Trump Signs Measure Blocking Obama-Era Rule to Protect Streams

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By:  @community, 7 months ago
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President Donald Trump signed legislation repealing a regulation meant to protect streams from the effects of coal mining.

The congressional resolution killing the so-called Stream Protection Rule, which was issued in the waning days of the Obama administration, follows similar action by Trump overturning an anti-corruption rule that would have required oil companies to disclose payments to foreign governments. Congressional Republicans have plans to send Trump an array of resolutions under the Congressional Review Act, including one to prevent people with serious mental-health problems from buying guns.

"In eliminating this rule I am continuing to keep my promise to the American people to get rid of wasteful regulations," Trump said at a White House signing ceremony.

Companies such as coal producers Foresight Energy LP and Murray Energy Corp. stand to gain from repeal of the mining rule, which would have required those companies to monitor water quality and restore streams once their mining is complete.

http://finance.yahoo.com/news/trump-signs-measure-blocking-obama-205353540.html;_ylt=A0LEVvaGVqZY.TkAGS8PxQt.;_ylu=X3oDMTBybGY3bmpvBGNvbG8DYmYxBHBvcwMyBHZ0aWQDBHNlYwNzcg--

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A. Macarthur
link   A. Macarthur    7 months ago

I worship my God while fishing, photographing or just walking by mountain streams.

Trump, one way or another, will kill or sicken us all.

When I heard about this, my first thought was … what will happen to my grandchildren's futures with this fool in the White House, the prostitutes in Congress, and the Organized Wealth assholes who believe that THE MARKETPLACE IS GOD.

1pennsylvaniamountainsteamagurmankin.jpg

 I talk to God in places like this.

© A. Mac/A.G.

 
Larry Hampton
link   Larry Hampton    7 months ago

The Interior Department, which spent seven years crafting the rule, had said the regulation, which updates 33-year-old regulations, will protect 6,000 miles of streams and 52,000 acres of forests, primarily in Appalachia. It is meant to stop the practice of dumping mining waste in streams and valleys during mountaintop mining. They estimated compliance with the regulation would cost $81 million a year, or 0.1 percent or less of aggregate annual industry revenues, it said.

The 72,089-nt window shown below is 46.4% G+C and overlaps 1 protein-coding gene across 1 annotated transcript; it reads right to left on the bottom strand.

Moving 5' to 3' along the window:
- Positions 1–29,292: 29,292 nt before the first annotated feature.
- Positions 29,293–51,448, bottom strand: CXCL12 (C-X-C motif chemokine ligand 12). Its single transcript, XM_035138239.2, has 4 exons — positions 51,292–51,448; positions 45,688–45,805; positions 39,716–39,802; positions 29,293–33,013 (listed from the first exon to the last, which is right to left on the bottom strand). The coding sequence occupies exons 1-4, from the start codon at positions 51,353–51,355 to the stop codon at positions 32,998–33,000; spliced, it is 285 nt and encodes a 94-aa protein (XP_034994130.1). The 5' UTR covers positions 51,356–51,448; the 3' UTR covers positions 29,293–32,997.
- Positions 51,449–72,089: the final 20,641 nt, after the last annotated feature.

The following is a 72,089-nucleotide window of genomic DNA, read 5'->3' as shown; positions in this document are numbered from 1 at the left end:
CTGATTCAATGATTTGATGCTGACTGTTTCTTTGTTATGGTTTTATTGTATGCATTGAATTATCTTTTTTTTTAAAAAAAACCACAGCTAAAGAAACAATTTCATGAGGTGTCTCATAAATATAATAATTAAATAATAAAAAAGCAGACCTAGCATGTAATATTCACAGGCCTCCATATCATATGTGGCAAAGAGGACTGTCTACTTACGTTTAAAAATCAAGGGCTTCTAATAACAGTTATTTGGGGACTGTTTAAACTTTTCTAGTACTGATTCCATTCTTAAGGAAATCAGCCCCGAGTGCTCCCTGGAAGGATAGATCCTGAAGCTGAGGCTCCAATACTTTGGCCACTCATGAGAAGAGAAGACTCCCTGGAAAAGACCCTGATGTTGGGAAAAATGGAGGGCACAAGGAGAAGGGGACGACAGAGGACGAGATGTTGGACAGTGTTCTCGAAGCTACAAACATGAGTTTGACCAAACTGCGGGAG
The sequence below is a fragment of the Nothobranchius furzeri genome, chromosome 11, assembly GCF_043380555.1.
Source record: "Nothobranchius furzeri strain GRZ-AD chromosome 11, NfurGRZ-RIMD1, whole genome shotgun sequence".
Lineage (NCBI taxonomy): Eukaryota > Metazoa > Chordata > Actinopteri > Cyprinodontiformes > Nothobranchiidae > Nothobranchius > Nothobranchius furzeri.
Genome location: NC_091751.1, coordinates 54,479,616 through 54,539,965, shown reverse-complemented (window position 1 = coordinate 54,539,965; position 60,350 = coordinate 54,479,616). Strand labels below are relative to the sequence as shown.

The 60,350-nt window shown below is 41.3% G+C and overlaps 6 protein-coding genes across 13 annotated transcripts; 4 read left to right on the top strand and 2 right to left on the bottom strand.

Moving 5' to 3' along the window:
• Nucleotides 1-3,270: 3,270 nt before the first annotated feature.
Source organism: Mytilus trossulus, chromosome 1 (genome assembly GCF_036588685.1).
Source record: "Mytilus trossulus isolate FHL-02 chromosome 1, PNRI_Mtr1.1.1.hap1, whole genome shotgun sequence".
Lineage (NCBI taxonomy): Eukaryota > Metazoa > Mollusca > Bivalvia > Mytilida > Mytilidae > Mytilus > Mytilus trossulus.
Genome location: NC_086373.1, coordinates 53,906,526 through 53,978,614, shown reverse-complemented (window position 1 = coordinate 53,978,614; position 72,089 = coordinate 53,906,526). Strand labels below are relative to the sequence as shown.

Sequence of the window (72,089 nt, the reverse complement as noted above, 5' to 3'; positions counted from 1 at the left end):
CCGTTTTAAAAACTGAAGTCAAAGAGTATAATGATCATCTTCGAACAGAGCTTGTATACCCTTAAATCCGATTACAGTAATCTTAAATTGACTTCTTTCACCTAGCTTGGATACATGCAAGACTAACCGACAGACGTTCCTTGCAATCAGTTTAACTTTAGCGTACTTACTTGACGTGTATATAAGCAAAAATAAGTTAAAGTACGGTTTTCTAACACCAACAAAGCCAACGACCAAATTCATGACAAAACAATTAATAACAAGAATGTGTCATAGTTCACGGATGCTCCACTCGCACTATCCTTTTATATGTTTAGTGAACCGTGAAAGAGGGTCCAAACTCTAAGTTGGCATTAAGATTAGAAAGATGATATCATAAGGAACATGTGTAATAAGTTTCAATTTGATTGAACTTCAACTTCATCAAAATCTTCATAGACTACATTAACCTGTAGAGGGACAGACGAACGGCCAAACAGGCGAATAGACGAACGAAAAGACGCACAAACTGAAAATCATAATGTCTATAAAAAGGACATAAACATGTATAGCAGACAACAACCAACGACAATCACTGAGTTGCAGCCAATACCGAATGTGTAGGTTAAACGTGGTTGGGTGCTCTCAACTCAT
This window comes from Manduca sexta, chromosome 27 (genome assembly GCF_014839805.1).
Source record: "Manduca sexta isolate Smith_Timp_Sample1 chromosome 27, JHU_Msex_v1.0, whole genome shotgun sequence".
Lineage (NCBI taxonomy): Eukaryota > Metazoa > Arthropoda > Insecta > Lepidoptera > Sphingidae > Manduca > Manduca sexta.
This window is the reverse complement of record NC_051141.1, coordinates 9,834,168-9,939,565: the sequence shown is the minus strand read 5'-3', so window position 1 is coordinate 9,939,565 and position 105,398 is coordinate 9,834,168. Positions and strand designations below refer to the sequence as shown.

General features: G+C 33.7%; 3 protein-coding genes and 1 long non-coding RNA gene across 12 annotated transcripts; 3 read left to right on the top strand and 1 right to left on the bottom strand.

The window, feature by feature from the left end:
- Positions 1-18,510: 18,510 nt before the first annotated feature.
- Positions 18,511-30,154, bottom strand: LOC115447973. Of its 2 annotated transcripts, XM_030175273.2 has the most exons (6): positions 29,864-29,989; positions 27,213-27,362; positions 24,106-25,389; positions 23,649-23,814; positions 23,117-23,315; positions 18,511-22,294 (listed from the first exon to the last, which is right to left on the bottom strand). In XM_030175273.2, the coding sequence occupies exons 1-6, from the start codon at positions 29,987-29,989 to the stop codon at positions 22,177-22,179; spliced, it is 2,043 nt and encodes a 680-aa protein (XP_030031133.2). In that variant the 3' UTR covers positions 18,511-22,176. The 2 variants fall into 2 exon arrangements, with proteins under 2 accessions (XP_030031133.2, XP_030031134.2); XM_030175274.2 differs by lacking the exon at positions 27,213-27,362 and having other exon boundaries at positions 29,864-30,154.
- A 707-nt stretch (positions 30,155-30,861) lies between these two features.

Angry

 
Sean Treacy
link   Sean Treacy    7 months ago

The country's streams managed to survive until the regulation was passed a mere 60 days ago. They'll do just fine without it. 

If this is such a big deal, you'd think the Democrats would have bothered to pass an actual law concerning this when they had filibuster proof control of Congress. Instead, they did nothing and waited for a last second regulation. Obviously the democrats didn't care too much about it either.

 

 
A. Macarthur
link   A. Macarthur  replied to  Sean Treacy   7 months ago

The country's streams managed to survive until 60 days ago without the law. They'll do just fine without it. 

You do not know what you're talking about!

For openers …

EPA: Many U.S. streams badly polluted




More than half the streams and rivers in the United States are in poor condition for aquatic life, the Environmental Protection Agency announced this week.

Major findings of the a huge research and testing effort,  according to an EPA news release, include:

—  Nitrogen and phosphorus are at excessive levels. Twenty-seven percent of the nation’s rivers and streams have excessive levels of nitrogen, and 40 percent have high levels of phosphorus. Too much nitrogen and phosphorus in the water—known as nutrient pollution—causes significant increases in algae, which harms water quality, food resources and habitats, and decreases the oxygen that fish and other aquatic life need to survive. Nutrient pollution has impacted many streams, rivers, lakes, bays and coastal waters for the past several decades, resulting in serious environmental and human health issues, and impacting the economy.